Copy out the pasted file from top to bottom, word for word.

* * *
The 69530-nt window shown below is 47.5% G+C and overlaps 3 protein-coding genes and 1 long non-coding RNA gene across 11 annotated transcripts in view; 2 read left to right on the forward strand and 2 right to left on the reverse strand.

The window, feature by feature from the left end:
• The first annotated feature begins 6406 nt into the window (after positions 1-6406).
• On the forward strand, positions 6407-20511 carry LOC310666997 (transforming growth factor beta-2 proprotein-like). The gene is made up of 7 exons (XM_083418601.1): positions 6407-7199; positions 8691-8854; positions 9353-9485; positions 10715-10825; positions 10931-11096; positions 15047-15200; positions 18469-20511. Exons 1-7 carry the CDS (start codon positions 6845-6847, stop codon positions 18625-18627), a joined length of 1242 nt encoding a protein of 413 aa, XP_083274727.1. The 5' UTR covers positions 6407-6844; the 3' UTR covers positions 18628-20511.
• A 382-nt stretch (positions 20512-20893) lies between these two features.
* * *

The 69530-nt window shown below is 47.5% G+C and overlaps 3 protein-coding genes and 1 long non-coding RNA gene across 11 annotated transcripts in view; 2 read left to right on the forward strand and 2 right to left on the reverse strand.

The window, feature by feature from the left end:
• The first annotated feature begins 6406 nt into the window (after positions 1-6406).
• On the forward strand, positions 6407-20511 carry LOC310666997 (transforming growth factor beta-2 proprotein-like). The gene is made up of 7 exons (XM_083418601.1): positions 6407-7199; positions 8691-8854; positions 9353-9485; positions 10715-10825; positions 10931-11096; positions 15047-15200; positions 18469-20511. Exons 1-7 carry the CDS (start codon positions 6845-6847, stop codon positions 18625-18627), a joined length of 1242 nt encoding a protein of 413 aa, XP_083274727.1. The 5' UTR covers positions 6407-6844; the 3' UTR covers positions 18628-20511.
• A 382-nt stretch (positions 20512-20893) lies between these two features.